For example, in the past, I would give extra credit for students who submitted an entry for the Physics Challenge Problems that are in each issue of The Physics Teacher magazine, the High School Physics Photo Contest, or the Toy Box Physics Video Contest. The extra credit would usually be something like dropping their lowest quiz grade, exemption from an uncompleted homework assignment, or just extra points added to their quiz average.
Now with SBG, I can still have students enter those contests, but I will assess their entries based on the standards that apply. Hopefully, they will chose a topic they are weak on and use the contest as an opportunity to grow and to demonstrate to me that growth. Now students have another method to show me what they know outside of a quiz and get credit for it — more morale-lifing action!
SBG makes it CLEAR to students what they need to know and be able to do in order to be successful. With a list of standards give to students at the start of each unit, they do not have to second-guess what will be on the test. Students also know exactly why their assignments are important.
SBG make it CLEAR to both teachers and students how students are progressing by CLEARLY pointing out strong and weak areas. This level of clarity is also part of SBG’s morale-lifting action. One of my students said:
I like the grading system because it helps you know what learning goals you need to focus on, and in what areas you need to study for the quiz. By putting them in those charts, we can also be aware of our progress at every point throughout the quarter.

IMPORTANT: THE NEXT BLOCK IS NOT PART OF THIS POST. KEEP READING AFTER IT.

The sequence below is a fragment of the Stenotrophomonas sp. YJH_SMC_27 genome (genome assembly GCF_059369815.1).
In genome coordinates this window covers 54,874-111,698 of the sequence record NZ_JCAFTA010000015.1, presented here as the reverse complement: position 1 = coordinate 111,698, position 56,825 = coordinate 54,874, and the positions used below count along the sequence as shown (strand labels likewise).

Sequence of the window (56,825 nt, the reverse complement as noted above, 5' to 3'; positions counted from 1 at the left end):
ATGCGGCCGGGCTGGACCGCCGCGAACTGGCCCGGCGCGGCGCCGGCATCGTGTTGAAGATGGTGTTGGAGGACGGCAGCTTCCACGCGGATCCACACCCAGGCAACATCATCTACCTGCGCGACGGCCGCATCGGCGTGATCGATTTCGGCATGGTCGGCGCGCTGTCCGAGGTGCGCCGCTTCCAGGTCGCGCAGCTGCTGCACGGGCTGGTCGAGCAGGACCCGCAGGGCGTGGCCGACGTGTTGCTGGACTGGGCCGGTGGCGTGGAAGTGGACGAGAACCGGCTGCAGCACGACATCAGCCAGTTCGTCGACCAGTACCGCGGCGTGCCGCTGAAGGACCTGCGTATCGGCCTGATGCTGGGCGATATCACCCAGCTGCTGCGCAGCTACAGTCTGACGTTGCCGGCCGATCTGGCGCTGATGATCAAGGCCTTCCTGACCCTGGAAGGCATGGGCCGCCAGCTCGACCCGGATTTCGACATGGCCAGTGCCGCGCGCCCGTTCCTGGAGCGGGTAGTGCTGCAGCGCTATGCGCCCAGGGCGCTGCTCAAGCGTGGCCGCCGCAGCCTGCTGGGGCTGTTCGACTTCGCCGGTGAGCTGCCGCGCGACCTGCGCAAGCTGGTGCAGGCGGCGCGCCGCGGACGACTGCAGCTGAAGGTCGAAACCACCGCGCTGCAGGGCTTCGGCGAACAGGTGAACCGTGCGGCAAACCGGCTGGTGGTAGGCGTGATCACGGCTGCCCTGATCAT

You can find more student reactions to SBG in an earlier post called 31 Reasons Why Kids Like SBG.
Don’t think SBG Free & Clear® can stand up to Traditional Grading? Here’s a testimonial from Ms. Gajda about how traditional grading held her and her students back during an egg-drop competition in her class:
As they were taking apart their container to see if their egg had survived, these two students analysed the design of their container and highlighted the features of the design which made it successful. They had made a few last minute changes and they explained to me why they made those changes and how those changes improved the design. When asked, they were able to describe the physics concepts behind all the successful aspects of their design.
As they were talking, I thought to myself, “please write all this down in your lab report” because a lab report was how I was going to assess their understanding of the concepts of physics and design. But did those brilliant, eloquent explanations appear in the lab report? No. Did those students get credit for their understanding that had been demonstrated to me? Well, it wasn’t on the rubric for the lab report.
These two students weren’t unique. Another student who was able to tell me why his container had worked didn’t even submit a lab report. At that moment I knew there had to be a better way of giving credit to students for what they have mastered.
Enter SBG. Imagine now that I have a time machine and I can go back to April during my practicum. How would I deal with the same situation using SBG? For this project, I would have two forms of assessment.
- One assessment would be the lab report with which I would score the students on two standards: (1) understanding Newton’s second law and (2) demonstrated ability to effectively communicate in writing.
- Another assessment would be teacher observation or interview. I would record a score just for the student’s ability to demonstrate understanding of the relationship between force, mass and acceleration.
That’s the power of SBG Free & Clear® with Morale-LiftersTM.
(Note: My SBG Free & Clear® with Morale-LiftersTM picture at the beginning of the post is my lame attempt to parody this. Please don’t sue me!)